She’s been with us for a couple of weeks now but has so far refused to divulge her name, and she is the only cat I have ever met that, when you pick her up, goes limp in your arms and settles in for a cuddle.  She’ll shift, turn over even to get more comfortable, but ask to be put down?  Nope.

This is not the cat I was looking for—I prefer tabbies—but she is such a sweet-tempered beast that we were afraid to tempt fate by giving her away.  I’m trying to get used to cat hair everywhere again.  The turbo-purr helps.

Rehearsals continue for Into the Woods.  You will have to believe me when I say it is not bragging to claim that my performance will be a tour de force—it would be for anyone handling the roles of Narrator, Mysterious Man, and the Wolf.  Generally, the Narrator/Mysterious Man are combined roles, but the Wolf is played by Cinderella’s Prince.  My playing all three requires some very quick changes indeed, and so the audience can not help but be dazzled by my facility, speed, and grace.  There is one moment where I—as the Narrator—facilitate Milky White’s escape from the Baker’s Wife, only reappear seconds later as the Mysterious Man; I expect it to provoke laughter.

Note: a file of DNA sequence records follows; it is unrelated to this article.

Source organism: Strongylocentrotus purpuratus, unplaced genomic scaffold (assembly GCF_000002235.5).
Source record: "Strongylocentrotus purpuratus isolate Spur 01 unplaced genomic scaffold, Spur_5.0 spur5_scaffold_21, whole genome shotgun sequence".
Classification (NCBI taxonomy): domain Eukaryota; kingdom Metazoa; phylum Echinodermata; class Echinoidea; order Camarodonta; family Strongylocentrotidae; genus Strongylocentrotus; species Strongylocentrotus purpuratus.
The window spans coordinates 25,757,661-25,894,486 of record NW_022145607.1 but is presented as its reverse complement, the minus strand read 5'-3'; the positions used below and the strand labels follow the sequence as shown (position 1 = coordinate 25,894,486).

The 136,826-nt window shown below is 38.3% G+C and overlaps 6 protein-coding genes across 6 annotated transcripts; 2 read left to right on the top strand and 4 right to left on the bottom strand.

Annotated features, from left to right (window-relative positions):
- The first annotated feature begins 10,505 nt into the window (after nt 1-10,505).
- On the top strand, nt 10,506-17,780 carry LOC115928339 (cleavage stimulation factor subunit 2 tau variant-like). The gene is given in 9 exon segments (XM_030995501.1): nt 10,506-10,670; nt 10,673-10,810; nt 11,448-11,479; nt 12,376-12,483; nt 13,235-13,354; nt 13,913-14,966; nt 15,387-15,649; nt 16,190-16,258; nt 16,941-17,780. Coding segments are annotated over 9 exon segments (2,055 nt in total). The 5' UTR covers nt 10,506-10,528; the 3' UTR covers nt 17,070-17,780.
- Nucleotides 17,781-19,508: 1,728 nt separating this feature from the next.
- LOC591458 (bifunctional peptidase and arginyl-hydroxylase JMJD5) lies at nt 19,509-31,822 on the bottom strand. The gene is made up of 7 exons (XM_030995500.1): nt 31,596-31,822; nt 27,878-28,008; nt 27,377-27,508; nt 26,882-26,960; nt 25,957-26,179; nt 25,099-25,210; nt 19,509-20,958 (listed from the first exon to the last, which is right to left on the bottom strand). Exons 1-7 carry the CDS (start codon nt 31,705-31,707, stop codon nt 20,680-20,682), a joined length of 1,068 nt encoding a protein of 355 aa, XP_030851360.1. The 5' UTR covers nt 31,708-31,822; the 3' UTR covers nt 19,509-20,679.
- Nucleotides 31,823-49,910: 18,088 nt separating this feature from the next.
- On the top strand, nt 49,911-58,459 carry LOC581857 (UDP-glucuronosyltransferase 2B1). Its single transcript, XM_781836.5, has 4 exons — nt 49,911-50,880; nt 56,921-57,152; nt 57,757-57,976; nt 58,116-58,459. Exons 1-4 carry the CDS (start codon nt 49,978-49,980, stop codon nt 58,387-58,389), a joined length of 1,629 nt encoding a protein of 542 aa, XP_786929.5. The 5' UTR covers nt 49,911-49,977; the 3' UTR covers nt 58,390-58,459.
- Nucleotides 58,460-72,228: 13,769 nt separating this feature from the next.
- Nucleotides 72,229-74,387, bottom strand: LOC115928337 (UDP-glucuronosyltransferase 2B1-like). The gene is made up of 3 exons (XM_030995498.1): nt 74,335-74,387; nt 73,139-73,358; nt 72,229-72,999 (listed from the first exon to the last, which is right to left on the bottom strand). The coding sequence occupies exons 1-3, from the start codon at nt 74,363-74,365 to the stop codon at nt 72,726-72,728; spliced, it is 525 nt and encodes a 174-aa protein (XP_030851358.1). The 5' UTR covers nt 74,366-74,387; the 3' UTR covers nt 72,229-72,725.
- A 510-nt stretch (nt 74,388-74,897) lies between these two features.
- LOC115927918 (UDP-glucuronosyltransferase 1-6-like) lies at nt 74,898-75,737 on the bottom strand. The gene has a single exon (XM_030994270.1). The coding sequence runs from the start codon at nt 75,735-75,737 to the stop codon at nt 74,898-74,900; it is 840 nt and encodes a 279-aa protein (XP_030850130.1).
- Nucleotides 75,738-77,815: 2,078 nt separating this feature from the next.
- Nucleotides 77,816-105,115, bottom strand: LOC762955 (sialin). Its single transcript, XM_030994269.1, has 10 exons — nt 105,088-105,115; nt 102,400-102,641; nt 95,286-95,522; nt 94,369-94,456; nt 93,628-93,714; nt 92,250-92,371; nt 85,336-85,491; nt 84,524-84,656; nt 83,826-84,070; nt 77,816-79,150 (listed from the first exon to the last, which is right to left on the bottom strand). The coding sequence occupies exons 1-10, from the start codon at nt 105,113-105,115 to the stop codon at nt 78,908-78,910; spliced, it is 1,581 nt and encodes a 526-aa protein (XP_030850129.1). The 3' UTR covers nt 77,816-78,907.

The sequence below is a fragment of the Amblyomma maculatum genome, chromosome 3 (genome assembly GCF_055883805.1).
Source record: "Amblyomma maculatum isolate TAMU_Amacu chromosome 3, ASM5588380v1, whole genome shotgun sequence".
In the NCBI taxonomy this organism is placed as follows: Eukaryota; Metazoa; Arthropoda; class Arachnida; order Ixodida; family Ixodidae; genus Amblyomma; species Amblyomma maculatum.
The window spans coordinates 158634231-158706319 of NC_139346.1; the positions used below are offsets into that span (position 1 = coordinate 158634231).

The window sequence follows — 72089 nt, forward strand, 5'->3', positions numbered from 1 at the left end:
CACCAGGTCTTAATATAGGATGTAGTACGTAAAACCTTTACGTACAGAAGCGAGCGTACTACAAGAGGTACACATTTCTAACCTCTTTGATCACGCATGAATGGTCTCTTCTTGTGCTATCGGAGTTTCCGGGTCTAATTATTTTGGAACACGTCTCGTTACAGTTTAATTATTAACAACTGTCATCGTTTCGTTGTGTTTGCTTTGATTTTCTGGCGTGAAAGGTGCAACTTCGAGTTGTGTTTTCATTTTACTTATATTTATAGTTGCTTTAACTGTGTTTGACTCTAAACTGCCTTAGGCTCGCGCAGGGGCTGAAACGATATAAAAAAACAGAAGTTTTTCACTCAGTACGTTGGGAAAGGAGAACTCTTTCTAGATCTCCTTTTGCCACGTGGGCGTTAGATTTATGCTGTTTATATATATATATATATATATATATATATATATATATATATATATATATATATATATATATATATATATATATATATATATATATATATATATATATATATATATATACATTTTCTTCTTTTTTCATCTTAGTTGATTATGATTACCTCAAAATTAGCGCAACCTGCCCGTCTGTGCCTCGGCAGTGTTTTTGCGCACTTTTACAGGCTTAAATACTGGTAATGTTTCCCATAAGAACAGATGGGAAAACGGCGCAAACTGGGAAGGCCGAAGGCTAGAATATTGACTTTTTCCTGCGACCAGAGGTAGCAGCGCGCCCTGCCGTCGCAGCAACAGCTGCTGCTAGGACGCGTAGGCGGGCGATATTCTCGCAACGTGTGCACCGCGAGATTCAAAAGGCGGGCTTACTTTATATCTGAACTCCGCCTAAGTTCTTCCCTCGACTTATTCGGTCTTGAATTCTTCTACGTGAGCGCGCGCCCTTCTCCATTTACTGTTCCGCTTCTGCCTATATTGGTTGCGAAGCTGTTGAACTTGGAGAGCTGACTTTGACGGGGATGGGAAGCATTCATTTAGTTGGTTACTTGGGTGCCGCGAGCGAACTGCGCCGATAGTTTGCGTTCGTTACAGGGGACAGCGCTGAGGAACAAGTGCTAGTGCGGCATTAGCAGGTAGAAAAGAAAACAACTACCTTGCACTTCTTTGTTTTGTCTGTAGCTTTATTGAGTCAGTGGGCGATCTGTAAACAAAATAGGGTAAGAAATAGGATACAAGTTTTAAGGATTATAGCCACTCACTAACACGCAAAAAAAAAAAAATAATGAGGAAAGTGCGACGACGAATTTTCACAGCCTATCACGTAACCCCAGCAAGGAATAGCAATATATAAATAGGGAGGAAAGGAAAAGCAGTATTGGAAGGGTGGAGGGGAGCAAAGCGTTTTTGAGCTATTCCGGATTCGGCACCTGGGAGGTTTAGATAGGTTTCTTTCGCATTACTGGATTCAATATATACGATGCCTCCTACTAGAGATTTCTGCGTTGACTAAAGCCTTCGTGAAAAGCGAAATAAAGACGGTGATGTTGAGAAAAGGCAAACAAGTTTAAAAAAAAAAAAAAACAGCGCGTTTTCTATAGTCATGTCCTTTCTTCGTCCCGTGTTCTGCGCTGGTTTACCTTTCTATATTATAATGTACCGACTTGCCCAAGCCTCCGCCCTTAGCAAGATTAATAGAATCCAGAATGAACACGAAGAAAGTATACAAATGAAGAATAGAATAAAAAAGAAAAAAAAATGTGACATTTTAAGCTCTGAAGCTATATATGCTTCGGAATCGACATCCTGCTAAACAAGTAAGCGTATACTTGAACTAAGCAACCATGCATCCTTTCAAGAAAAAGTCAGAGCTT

I am quite enjoying the chance to sing “Hello, Little Girl,” however.  It’s delicious, nasty fun.

The show opens March 19 and runs for two weekends, Thu-Sun.  Details here.

Lichtenbergianism: procrastination as a creative strategy is going well, if by “well” you mean “successfully avoid writing abortive attempts for Seven Dreams of Falling while not accomplishing an awful lot.”  I sit in my writing chair—that’s an official thing—and start free-associating on one of the 9 Precepts, and before I know it I’ll have two pages in a minuscule field notebook almost filled.  It’s exhausting.

So far, I don’t have any brilliant new insights to share from my writing; I’m still in the “dumping” phase, wherein all those things I’ve said and thought about the creative process over the years are finding their way out of the recesses of my brain onto the page.  I’ve also begun collecting relevant bibliographic support, so that’s progress of a sort.

Finally, a look at the labyrinth:

—click to embiggen—

A panoramic shot from the west side looking back towards the entrance—not our usual vantage point.  The winter rye grass makes for a lovely oasis of green, although I’m sure I’d be a better hippie if I learned to appreciate Nature’s own withered brownness.

I am eagerly awaiting warmer weather!